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the average life expectancy of its members currently stands at just 46.5 years, and is only slightly higher than it was in 1970 after 3 years of brutal civil war.58 This average continues to be dragged down by the high rates of infant and maternal mortality. Out of ev- ery 1,000 children born in the country, 201 will not live to see their 5th birthday. Out of every 100,000 expect- ant mothers, 800 will die giving birth.59

But more broadly, tens of millions of Nigerians continue to endure general ill health brought on by a lack of access to clean drinking water, adequate medi- cal care, and food that is sufficiently nutritious. Indeed, one-in-two (52 percent) is forced to drink water that is not safe, while one-in-three (34 percent) cannot at- tain sufficient calories each day even when all income is spent on food alone.60 As of 2004, for every 100,000 people there were just 28 doctors,61 most of whom were clustered in the major towns and cities, far removed from the rural masses. Indeed, in the remoter districts of the Niger Delta and the far north, health care provi- sion is virtually nonexistent.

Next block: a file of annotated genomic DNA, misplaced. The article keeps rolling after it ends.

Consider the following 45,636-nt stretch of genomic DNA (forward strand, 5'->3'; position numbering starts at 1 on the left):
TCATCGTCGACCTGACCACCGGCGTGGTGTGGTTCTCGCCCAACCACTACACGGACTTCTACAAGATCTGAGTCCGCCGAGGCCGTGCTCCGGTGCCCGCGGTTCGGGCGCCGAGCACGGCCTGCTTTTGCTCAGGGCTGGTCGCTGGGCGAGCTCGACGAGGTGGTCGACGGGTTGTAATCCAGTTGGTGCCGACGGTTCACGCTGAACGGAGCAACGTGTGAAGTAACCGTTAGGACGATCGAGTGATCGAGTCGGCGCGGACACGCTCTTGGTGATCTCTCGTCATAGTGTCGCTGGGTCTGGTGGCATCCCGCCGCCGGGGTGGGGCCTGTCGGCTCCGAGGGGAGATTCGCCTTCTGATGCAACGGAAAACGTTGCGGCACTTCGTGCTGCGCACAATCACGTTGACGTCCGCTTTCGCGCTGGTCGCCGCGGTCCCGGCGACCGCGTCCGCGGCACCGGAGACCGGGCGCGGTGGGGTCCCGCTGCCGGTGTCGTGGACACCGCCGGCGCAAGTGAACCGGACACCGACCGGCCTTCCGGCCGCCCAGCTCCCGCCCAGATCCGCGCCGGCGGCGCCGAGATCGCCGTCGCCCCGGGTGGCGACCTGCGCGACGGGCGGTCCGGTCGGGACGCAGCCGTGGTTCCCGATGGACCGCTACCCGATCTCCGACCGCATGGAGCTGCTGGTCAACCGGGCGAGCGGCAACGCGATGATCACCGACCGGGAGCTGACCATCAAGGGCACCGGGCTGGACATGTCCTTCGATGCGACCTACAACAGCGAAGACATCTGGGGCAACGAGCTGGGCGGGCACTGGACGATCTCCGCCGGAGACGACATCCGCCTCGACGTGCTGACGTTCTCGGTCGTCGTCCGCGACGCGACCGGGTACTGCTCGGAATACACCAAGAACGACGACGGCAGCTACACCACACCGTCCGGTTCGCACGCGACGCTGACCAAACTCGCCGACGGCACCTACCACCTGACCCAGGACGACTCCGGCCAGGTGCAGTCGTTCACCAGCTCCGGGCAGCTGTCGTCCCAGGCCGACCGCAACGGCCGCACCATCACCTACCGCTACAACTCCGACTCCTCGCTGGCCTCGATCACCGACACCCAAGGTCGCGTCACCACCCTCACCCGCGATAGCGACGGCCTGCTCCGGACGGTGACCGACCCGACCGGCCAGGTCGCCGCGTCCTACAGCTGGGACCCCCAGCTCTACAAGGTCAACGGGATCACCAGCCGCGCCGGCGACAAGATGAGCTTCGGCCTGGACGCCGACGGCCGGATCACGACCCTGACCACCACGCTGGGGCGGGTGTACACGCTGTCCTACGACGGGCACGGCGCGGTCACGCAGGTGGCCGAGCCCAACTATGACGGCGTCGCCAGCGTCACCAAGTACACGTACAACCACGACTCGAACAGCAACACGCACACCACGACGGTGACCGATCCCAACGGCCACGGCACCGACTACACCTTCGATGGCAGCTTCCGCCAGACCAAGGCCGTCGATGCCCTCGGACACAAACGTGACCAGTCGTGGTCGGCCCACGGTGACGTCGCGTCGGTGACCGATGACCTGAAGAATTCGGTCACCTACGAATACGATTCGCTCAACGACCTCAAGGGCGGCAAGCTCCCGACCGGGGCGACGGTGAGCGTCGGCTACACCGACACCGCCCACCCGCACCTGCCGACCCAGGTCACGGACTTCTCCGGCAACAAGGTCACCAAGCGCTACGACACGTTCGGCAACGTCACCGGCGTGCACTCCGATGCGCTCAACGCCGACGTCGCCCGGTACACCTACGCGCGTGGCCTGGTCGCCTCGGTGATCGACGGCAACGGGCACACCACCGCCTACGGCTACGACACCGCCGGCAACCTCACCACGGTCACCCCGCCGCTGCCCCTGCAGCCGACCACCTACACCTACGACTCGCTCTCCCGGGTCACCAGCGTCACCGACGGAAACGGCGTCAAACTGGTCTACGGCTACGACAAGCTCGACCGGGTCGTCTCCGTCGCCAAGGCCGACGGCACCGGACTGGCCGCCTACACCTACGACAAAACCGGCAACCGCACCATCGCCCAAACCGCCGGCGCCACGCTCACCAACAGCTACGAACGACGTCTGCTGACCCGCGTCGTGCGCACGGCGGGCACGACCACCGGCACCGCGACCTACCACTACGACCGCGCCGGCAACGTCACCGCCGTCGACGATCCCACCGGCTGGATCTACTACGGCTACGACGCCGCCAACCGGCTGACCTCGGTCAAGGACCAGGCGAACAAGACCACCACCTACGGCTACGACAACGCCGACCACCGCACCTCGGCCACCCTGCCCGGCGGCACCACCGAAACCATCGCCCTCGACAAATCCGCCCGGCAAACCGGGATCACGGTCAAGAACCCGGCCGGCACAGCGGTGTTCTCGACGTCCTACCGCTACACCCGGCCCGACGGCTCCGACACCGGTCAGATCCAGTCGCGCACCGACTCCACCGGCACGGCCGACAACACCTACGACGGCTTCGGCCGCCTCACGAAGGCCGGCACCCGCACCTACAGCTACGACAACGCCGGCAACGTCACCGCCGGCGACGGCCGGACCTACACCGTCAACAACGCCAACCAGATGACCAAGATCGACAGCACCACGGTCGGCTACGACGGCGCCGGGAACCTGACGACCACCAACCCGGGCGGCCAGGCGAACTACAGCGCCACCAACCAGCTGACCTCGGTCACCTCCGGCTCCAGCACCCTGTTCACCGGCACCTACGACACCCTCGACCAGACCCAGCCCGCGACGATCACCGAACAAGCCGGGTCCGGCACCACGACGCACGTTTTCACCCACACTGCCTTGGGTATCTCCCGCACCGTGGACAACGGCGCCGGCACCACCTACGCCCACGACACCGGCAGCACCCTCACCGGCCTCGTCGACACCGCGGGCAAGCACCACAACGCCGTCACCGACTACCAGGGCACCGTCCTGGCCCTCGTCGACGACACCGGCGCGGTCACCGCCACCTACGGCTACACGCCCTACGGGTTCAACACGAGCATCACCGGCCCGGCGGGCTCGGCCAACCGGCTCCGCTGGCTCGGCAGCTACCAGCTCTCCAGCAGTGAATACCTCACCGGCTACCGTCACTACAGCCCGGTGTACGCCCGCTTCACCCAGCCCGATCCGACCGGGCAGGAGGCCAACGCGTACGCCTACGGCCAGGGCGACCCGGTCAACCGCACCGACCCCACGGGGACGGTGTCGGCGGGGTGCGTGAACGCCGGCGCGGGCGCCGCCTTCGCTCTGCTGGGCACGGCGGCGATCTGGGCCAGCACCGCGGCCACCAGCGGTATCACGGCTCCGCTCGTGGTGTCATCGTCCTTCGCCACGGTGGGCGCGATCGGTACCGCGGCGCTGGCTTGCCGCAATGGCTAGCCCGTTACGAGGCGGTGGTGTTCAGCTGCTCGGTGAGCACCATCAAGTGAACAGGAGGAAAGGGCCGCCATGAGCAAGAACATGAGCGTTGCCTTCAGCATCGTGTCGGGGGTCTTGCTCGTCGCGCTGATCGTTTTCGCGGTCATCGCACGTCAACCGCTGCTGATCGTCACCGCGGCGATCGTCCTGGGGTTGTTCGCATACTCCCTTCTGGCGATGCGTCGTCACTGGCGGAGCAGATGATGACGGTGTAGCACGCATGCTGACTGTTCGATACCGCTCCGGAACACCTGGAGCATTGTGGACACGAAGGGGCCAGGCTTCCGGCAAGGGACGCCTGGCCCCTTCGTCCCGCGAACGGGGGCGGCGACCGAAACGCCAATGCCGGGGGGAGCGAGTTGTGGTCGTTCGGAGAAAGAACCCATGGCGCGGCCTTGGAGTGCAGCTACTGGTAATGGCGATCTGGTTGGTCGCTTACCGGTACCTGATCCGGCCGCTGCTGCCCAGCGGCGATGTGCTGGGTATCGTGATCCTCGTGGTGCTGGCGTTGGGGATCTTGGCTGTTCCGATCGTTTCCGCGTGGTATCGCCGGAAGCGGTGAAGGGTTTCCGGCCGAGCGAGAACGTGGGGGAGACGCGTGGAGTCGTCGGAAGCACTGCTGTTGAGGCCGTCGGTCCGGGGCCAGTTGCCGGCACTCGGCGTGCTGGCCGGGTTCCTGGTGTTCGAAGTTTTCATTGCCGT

The failure of the federal, state, and local authori- ties to maintain these services gives rise to feelings of both anger and resignation among ordinary Nigerians. Many are outraged by the authorities’ disinterested in- competence and their seeming total inability to get any- thing to work properly. Their fury is stoked by the cor- ruption that continues to deprive the public sector of millions of dollars of much needed funding. But many others have simply given up. For as long as they can remember, these services have never really worked; so long in fact, they have renounced all hope that some- day such services might work. In different ways, both these emotions help make the propagation of radical Islamist ideas easier. Those who are angry are suscep-


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